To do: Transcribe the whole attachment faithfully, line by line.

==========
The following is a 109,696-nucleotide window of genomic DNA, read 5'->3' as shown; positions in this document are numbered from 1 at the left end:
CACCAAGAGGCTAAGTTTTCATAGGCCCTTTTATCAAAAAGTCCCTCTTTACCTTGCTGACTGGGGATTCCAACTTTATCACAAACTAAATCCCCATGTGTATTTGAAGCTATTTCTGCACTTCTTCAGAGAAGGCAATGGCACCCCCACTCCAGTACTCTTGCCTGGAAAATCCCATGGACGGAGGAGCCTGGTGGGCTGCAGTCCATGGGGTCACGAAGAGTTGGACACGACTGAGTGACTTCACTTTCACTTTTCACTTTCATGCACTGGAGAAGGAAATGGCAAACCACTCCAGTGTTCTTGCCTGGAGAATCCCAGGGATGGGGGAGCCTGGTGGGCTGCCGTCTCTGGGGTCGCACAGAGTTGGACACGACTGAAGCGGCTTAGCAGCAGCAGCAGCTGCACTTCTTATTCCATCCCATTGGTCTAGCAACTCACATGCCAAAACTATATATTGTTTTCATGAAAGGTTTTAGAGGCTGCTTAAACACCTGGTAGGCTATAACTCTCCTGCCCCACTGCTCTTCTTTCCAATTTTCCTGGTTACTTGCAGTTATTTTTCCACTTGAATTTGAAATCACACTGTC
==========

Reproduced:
The following is a 109,696-nucleotide window of genomic DNA, read 5'->3' as shown; positions in this document are numbered from 1 at the left end:
CACCAAGAGGCTAAGTTTTCATAGGCCCTTTTATCAAAAAGTCCCTCTTTACCTTGCTGACTGGGGATTCCAACTTTATCACAAACTAAATCCCCATGTGTATTTGAAGCTATTTCTGCACTTCTTCAGAGAAGGCAATGGCACCCCCACTCCAGTACTCTTGCCTGGAAAATCCCATGGACGGAGGAGCCTGGTGGGCTGCAGTCCATGGGGTCACGAAGAGTTGGACACGACTGAGTGACTTCACTTTCACTTTTCACTTTCATGCACTGGAGAAGGAAATGGCAAACCACTCCAGTGTTCTTGCCTGGAGAATCCCAGGGATGGGGGAGCCTGGTGGGCTGCCGTCTCTGGGGTCGCACAGAGTTGGACACGACTGAAGCGGCTTAGCAGCAGCAGCAGCTGCACTTCTTATTCCATCCCATTGGTCTAGCAACTCACATGCCAAAACTATATATTGTTTTCATGAAAGGTTTTAGAGGCTGCTTAAACACCTGGTAGGCTATAACTCTCCTGCCCCACTGCTCTTCTTTCCAATTTTCCTGGTTACTTGCAGTTATTTTTCCACTTGAATTTGAAATCACACTGTC